launched December 9, 2021, has delivered its first imaging data since completing its month-long commissioning phase.
All instruments are functioning well aboard the observatory, which is on a quest to study some of the most mysterious and extreme objects in the universe.
IXPE first focused its X-ray eyes on Cassiopeia A, an object consisting of the remains of a star that exploded in the 17th century. The shock waves from the explosion have swept up surrounding gas, heating it to high temperatures and accelerating cosmic ray particles to make a cloud that glows in X-ray light. Other telescopes have studied Cassiopeia A before, but IXPE will allow researchers to examine it in a new way.
In the image above, the saturation of the magenta color corresponds to the intensity of X-ray light observed by IXPE. It overlays high energy X-ray data, shown in blue, from NASA’s Chandra X-Ray Observatory. Chandra and IXPE, with different kinds of detectors, capture different levels of angular resolution, or sharpness. An additional version of this image is available showing only IXPE data. These images contain IXPE data collected from January 11 to 18.
After Chandra launched in 1999, its first image was also of Cassiopeia A. Chandra’s X-ray imagery revealed, for the first time, that there is a compact object in the center of the supernova remnant, which may be a black hole or neutron star.
“The IXPE image of Cassiopeia A is as historic as the Chandra image of the same supernova remnant,” said Martin C. Weisskopf, the IXPE principal investigator based at NASA’s Marshall Space Flight Center in Huntsville, Alabama. “It demonstrates IXPE’s potential to gain new, never-before-seen information about Cassiopeia A, which is under analysis right now.”
A key measurement that scientists will make with IXPE is called polarization, a way of looking at how X-ray light is oriented as it travels through space. The polarization of light contains clues to the environment where the light originated. IXPE’s instruments also measure the energy, the time of arrival, and the position in the sky of the X-rays from cosmic sources.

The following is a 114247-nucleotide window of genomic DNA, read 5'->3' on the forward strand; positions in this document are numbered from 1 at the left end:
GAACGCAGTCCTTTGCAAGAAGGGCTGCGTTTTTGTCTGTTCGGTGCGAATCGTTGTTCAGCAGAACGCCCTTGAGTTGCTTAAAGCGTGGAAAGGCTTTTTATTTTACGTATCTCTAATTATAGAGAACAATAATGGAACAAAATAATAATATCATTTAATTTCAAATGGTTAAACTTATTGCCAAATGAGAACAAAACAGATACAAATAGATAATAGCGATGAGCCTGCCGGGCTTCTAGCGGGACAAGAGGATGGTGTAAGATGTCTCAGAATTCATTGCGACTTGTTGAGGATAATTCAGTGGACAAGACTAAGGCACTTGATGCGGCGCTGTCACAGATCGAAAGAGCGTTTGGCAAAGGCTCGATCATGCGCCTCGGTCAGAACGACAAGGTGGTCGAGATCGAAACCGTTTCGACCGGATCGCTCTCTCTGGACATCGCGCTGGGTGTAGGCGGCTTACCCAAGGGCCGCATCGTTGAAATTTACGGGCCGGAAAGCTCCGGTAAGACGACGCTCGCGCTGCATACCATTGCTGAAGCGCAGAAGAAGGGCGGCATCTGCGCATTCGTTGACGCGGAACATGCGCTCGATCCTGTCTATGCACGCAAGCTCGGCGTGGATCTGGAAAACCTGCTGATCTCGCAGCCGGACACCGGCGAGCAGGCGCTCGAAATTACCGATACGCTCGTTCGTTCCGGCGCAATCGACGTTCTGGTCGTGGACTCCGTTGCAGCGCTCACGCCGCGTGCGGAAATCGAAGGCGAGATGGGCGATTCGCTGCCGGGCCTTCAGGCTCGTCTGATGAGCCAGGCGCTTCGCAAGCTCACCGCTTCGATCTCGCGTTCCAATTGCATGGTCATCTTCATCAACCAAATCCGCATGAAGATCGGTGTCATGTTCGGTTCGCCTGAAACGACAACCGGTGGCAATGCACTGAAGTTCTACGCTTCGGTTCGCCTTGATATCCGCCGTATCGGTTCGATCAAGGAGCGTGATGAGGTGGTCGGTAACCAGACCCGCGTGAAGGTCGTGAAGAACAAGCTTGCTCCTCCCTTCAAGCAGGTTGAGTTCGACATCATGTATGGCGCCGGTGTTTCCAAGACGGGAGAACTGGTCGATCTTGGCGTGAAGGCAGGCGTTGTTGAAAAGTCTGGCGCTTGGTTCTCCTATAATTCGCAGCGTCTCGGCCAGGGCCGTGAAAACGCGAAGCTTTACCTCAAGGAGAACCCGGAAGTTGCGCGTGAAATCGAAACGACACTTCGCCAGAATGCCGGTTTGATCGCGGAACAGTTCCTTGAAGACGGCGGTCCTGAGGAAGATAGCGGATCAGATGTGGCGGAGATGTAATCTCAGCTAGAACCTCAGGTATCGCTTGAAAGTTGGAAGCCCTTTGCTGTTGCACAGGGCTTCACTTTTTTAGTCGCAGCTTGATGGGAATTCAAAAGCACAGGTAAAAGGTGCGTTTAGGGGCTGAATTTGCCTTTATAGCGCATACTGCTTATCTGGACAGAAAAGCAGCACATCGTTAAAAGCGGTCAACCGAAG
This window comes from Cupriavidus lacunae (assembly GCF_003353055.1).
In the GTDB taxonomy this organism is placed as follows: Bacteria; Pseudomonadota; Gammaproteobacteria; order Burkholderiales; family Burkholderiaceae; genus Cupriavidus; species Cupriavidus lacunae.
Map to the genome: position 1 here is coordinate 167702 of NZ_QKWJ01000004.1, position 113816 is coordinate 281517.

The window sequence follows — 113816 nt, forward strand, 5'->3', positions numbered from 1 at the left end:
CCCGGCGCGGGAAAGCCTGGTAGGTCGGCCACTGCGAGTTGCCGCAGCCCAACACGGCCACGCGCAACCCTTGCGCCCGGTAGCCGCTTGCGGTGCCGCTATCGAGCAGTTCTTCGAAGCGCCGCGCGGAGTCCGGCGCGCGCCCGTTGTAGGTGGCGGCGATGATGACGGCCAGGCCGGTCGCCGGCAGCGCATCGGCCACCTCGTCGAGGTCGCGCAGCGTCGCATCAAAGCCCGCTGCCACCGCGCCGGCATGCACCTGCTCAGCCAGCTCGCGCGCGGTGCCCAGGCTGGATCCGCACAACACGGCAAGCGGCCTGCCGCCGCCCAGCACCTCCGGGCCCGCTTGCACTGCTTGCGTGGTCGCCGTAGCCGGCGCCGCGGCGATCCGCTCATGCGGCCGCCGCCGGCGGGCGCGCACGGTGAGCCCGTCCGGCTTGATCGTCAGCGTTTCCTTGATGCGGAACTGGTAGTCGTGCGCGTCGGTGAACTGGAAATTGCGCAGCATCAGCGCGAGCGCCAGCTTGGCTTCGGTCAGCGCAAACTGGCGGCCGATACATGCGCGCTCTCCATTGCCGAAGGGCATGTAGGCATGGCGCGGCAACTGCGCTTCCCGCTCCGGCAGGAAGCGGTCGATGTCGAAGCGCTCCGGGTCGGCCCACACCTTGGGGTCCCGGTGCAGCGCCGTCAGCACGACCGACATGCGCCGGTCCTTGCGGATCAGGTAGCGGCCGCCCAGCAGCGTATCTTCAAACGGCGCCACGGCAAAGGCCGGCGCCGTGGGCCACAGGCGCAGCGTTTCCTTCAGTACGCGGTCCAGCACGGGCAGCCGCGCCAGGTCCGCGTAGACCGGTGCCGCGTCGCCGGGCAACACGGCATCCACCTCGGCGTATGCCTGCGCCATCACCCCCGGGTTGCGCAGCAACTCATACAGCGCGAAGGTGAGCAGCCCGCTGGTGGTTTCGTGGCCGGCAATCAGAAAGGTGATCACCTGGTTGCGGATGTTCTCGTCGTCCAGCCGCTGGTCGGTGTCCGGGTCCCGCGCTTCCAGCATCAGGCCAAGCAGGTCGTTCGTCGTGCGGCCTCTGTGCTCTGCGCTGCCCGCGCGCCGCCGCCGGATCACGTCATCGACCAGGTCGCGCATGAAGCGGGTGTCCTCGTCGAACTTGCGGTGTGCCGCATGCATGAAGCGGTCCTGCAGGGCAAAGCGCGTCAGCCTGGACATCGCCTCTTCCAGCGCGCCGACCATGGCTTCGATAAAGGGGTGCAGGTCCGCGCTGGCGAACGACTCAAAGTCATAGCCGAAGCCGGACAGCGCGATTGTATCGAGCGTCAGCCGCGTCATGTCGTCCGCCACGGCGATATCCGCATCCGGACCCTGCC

“The IXPE image of Cassiopeia A is bellissima, and we look forward to analyzing the polarimetry data to learn even more about this supernova remnant,” said Paolo Soffitta, the Italian principal investigator for IXPE at the National Institute of Astrophysics (INAF) in Rome.
With polarization data from Cassiopeia A, IXPE will allow scientists to see, for the first time, how the amount of polarization varies across the supernova remnant, which is about 10 light-years in diameter. Researchers are currently working with the data to create the first-ever X-ray polarization map of the object. This will reveal new clues about how X-rays are produced at Cassiopeia A.
“IXPE’s future polarization images should unveil the mechanisms at the heart of this famous cosmic accelerator,” said Roger Romani, an IXPE co-investigator at Stanford University. “To fill in some of those details, we’ve developed a way to make IXPE’s measurements even more precise using machine learning techniques. We’re looking forward to what we’ll find as we analyze all the data.”
IXPE launched on a Falcon 9 rocket from Cape Canaveral, and now orbits 370 miles (600 kilometers) above Earth’s equator. The mission is a collaboration between NASA and the Italian Space Agency with partners and science collaborators in 12 countries. Ball Aerospace, headquartered in Broomfield, Colorado, manages spacecraft operations.